In our blood, there is a kind of cells called CD4 which are responsible for fighting infection. HIV only infects and destroys CD4 cells. The virus can duplicate itself very quickly, which beats the body’s production speed of CD4. Eventually, the numbers of CD4 cells decline and the immune system will stop working. As this happens, the patients will have a high risk of getting other serious infections or diseases.

HIV can be spread through the exchange of bodily fluids, such as semen/vaginal fluids (mostly through sexual intercourse) or blood (through blood transfusions etc.). It can also be passed from a mother to her unborn baby. However, this can now be prevented from happening. HIV can be passed on if infected needles are used in injections, piercings or tattoos. The condition can also be spread from a mother to her unborn child.

Daily activities like sharing cutlery, sitting on toilet seats or by shaking hands do not have the danger of infection as the levels of HIV found in the body fluids such as saliva, sweat, urine or on the skin are not high enough to cause an infection.

Blood tests are performed to diagnose the infection. These procedures tend to be relatively easy and quick to do.

There is currently no official cure or vaccine for HIV. However, special medicines that have been proved to succeed in slowing the progression of the virus and prolonging life are used with treatment, although antiretroviral drugs are used in the treatment and prevention of the infection. They fight HIV by stopping or interfering with the reproduction of the virus in the body.

With good and continued adherence to antiretroviral treatment, the progression of the virus in the body can be slowed to a near halt. Increasingly, people living with HIV are kept well and productive for extended periods of time.

In addition to antiretroviral treatment, people with the infection often need counselling and psychosocial support. Access to good nutrition, safe water and basic hygiene can also help an HIV-infected person maintain a high quality of life.

Chinese Medical View

In Chinese Medicine, pathogen such as HIV is regarded as warm. It starts by depleting the Essence (i.e. the body’s essential energy derived from parents which develops as the body matures) in the Kidney, Heart, Lung, Liver and Spleen one by one, causing deficiency in these organs.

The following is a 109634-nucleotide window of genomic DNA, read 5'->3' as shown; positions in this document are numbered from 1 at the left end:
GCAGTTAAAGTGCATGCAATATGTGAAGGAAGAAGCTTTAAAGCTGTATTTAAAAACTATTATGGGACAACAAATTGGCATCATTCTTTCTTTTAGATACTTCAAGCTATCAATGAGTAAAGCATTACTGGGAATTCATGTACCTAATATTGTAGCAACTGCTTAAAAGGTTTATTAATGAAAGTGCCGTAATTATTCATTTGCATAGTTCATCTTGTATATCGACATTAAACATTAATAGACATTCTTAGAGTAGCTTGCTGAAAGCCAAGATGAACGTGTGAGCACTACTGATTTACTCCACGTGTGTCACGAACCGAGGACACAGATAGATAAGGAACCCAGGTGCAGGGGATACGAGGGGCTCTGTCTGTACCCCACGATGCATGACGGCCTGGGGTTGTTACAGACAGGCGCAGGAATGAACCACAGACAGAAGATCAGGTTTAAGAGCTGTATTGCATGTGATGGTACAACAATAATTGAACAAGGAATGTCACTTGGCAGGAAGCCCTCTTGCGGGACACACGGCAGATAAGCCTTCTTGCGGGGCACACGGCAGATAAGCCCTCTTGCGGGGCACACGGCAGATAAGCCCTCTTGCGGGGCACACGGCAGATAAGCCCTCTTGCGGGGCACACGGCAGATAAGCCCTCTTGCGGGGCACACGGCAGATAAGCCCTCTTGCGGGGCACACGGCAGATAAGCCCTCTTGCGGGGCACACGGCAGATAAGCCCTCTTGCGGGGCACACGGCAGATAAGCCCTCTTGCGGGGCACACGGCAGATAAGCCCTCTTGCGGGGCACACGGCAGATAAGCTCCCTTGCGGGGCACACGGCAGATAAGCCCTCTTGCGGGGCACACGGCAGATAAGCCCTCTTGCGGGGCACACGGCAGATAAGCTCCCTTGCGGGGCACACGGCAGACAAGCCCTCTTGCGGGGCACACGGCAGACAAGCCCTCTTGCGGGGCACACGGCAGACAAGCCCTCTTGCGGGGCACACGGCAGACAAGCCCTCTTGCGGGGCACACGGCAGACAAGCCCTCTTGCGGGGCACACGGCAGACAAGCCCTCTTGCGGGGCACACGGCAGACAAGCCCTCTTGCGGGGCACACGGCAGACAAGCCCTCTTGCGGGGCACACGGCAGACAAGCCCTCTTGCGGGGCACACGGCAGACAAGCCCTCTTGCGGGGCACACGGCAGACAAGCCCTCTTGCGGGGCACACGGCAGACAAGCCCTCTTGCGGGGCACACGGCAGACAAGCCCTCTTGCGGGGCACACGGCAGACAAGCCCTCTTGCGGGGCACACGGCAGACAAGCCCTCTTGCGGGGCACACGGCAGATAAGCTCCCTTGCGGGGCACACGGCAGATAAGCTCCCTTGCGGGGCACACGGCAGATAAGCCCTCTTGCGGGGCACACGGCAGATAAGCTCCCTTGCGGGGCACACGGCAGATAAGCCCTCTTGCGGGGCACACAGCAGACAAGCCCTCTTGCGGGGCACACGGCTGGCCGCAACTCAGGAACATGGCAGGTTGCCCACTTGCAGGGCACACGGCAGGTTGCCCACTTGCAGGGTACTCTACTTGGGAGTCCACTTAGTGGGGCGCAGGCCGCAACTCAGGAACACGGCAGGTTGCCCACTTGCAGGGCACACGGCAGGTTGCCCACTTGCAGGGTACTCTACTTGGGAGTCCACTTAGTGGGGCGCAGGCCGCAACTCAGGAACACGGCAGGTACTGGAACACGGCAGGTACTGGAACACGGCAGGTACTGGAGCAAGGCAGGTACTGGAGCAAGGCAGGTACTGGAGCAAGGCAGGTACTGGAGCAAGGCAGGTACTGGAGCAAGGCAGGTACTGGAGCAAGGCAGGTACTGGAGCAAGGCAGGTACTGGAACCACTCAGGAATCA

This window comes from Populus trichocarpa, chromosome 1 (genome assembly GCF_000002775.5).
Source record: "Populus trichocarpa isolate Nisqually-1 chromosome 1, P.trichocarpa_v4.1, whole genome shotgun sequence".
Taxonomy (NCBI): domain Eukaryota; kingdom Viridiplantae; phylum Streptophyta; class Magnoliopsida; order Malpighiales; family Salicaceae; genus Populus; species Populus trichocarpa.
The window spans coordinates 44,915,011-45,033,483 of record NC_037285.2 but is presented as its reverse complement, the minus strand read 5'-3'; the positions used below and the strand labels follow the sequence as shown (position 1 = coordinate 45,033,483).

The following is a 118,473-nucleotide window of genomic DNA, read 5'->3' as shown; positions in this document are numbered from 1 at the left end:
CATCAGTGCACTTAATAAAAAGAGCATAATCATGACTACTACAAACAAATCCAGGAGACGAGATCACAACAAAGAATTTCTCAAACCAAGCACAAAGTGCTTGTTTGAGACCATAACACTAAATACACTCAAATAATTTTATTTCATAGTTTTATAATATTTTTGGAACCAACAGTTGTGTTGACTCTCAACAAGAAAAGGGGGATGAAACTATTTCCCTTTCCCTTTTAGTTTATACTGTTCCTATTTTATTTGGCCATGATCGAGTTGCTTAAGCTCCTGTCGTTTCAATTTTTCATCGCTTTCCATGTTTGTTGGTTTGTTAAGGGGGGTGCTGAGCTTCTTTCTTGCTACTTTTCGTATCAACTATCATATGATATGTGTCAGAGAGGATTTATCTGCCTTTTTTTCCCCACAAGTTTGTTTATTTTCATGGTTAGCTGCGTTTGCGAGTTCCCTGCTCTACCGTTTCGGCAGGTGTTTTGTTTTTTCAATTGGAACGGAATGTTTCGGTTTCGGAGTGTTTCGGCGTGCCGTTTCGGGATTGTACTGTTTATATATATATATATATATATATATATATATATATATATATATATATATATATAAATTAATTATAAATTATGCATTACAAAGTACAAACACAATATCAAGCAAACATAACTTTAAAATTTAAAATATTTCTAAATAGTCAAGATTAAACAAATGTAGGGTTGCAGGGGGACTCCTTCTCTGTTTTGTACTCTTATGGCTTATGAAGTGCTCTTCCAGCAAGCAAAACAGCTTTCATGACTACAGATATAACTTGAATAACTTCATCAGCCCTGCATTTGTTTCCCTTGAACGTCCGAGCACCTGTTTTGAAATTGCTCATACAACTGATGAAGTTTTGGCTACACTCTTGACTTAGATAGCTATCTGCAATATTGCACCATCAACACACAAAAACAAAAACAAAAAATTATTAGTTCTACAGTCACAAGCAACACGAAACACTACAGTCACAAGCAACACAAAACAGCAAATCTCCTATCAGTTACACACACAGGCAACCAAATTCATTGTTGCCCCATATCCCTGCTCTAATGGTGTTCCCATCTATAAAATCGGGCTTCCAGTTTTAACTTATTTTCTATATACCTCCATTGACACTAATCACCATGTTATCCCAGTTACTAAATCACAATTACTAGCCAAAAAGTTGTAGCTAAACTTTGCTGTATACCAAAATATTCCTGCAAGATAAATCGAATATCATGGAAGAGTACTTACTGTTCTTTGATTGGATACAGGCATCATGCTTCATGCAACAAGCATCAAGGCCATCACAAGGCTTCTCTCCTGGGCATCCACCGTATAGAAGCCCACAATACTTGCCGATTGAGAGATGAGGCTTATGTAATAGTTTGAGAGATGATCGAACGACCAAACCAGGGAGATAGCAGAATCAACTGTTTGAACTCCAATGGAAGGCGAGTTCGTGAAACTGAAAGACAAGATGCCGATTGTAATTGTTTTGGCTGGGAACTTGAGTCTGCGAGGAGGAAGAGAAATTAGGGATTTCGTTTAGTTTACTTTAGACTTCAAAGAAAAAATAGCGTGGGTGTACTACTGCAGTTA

HIV is just like a fire which burns out the essence that these organs store and use to function normally. As these organs lose the essence, they cannot function well. Therefore, symptoms related to the deficiency of these organs occur and develop.

According to Chinese Medicine theory Chinese herbs and acupuncture can be prescribed to help strengthen the immune system and treat any other related conditions. These treatments should be combined with Western treatment to tackle the virus, to improve the quality of the patient’s life and prolong it.

Lifestyle Advice

Use male or female condoms correctly each time you have sex.

  • Practice only non-penetrative sex
  • Remain faithful in a relationship with an uninfected equally faithful partner with no other risk behaviour
  • Abstain from sex
  • If you have ever had drugs injected, you should undergo a check to determine if you have a HIV infection

Knowing your HIV status can have two important benefits:

If you learn that you are HIV positive, you can take the necessary steps before symptoms appear to access treatment, care and support, thereby potentially prolonging your life for many years.

If you know that you are infected, you can take precautions to prevent the spread of the virus to others.

For personalised advice on diet and lifestyle, please ask the doctor during your consultation.

Please be reminded that we offer free online health advice.